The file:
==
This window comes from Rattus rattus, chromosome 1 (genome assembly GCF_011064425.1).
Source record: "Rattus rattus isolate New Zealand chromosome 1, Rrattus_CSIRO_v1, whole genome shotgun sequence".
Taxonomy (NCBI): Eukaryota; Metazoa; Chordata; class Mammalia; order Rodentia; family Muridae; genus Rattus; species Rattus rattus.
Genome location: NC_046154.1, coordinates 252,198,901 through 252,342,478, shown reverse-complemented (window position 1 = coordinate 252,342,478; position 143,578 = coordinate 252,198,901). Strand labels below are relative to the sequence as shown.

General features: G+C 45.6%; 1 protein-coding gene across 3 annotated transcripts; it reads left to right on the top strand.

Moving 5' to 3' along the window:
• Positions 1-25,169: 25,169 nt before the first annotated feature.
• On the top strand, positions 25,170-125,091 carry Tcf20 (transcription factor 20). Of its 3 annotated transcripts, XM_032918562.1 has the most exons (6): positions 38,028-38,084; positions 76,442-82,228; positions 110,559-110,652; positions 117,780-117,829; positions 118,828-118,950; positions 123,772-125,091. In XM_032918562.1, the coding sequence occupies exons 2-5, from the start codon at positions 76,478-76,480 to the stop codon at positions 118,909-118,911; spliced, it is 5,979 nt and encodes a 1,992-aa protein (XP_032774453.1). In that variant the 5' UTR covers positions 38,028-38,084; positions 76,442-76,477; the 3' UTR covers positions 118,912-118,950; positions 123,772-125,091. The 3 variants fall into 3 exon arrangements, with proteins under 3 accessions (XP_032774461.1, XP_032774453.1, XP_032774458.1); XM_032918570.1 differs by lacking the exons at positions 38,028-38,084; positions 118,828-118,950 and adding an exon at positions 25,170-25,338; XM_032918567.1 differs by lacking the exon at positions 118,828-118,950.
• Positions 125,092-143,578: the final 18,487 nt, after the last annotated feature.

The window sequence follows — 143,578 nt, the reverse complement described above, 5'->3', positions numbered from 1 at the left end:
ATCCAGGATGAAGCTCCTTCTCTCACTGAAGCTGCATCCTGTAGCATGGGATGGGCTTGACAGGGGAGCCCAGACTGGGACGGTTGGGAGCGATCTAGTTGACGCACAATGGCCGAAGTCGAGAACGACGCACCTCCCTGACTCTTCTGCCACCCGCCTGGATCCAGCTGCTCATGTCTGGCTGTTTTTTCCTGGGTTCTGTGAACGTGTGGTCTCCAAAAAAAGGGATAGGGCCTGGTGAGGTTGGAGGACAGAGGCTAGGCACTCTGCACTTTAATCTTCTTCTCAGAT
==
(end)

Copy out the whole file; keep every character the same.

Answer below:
This window comes from Rattus rattus, chromosome 1 (genome assembly GCF_011064425.1).
Source record: "Rattus rattus isolate New Zealand chromosome 1, Rrattus_CSIRO_v1, whole genome shotgun sequence".
Taxonomy (NCBI): Eukaryota; Metazoa; Chordata; class Mammalia; order Rodentia; family Muridae; genus Rattus; species Rattus rattus.
Genome location: NC_046154.1, coordinates 252,198,901 through 252,342,478, shown reverse-complemented (window position 1 = coordinate 252,342,478; position 143,578 = coordinate 252,198,901). Strand labels below are relative to the sequence as shown.

General features: G+C 45.6%; 1 protein-coding gene across 3 annotated transcripts; it reads left to right on the top strand.

Moving 5' to 3' along the window:
• Positions 1-25,169: 25,169 nt before the first annotated feature.
• On the top strand, positions 25,170-125,091 carry Tcf20 (transcription factor 20). Of its 3 annotated transcripts, XM_032918562.1 has the most exons (6): positions 38,028-38,084; positions 76,442-82,228; positions 110,559-110,652; positions 117,780-117,829; positions 118,828-118,950; positions 123,772-125,091. In XM_032918562.1, the coding sequence occupies exons 2-5, from the start codon at positions 76,478-76,480 to the stop codon at positions 118,909-118,911; spliced, it is 5,979 nt and encodes a 1,992-aa protein (XP_032774453.1). In that variant the 5' UTR covers positions 38,028-38,084; positions 76,442-76,477; the 3' UTR covers positions 118,912-118,950; positions 123,772-125,091. The 3 variants fall into 3 exon arrangements, with proteins under 3 accessions (XP_032774461.1, XP_032774453.1, XP_032774458.1); XM_032918570.1 differs by lacking the exons at positions 38,028-38,084; positions 118,828-118,950 and adding an exon at positions 25,170-25,338; XM_032918567.1 differs by lacking the exon at positions 118,828-118,950.
• Positions 125,092-143,578: the final 18,487 nt, after the last annotated feature.

The window sequence follows — 143,578 nt, the reverse complement described above, 5'->3', positions numbered from 1 at the left end:
ATCCAGGATGAAGCTCCTTCTCTCACTGAAGCTGCATCCTGTAGCATGGGATGGGCTTGACAGGGGAGCCCAGACTGGGACGGTTGGGAGCGATCTAGTTGACGCACAATGGCCGAAGTCGAGAACGACGCACCTCCCTGACTCTTCTGCCACCCGCCTGGATCCAGCTGCTCATGTCTGGCTGTTTTTTCCTGGGTTCTGTGAACGTGTGGTCTCCAAAAAAAGGGATAGGGCCTGGTGAGGTTGGAGGACAGAGGCTAGGCACTCTGCACTTTAATCTTCTTCTCAGAT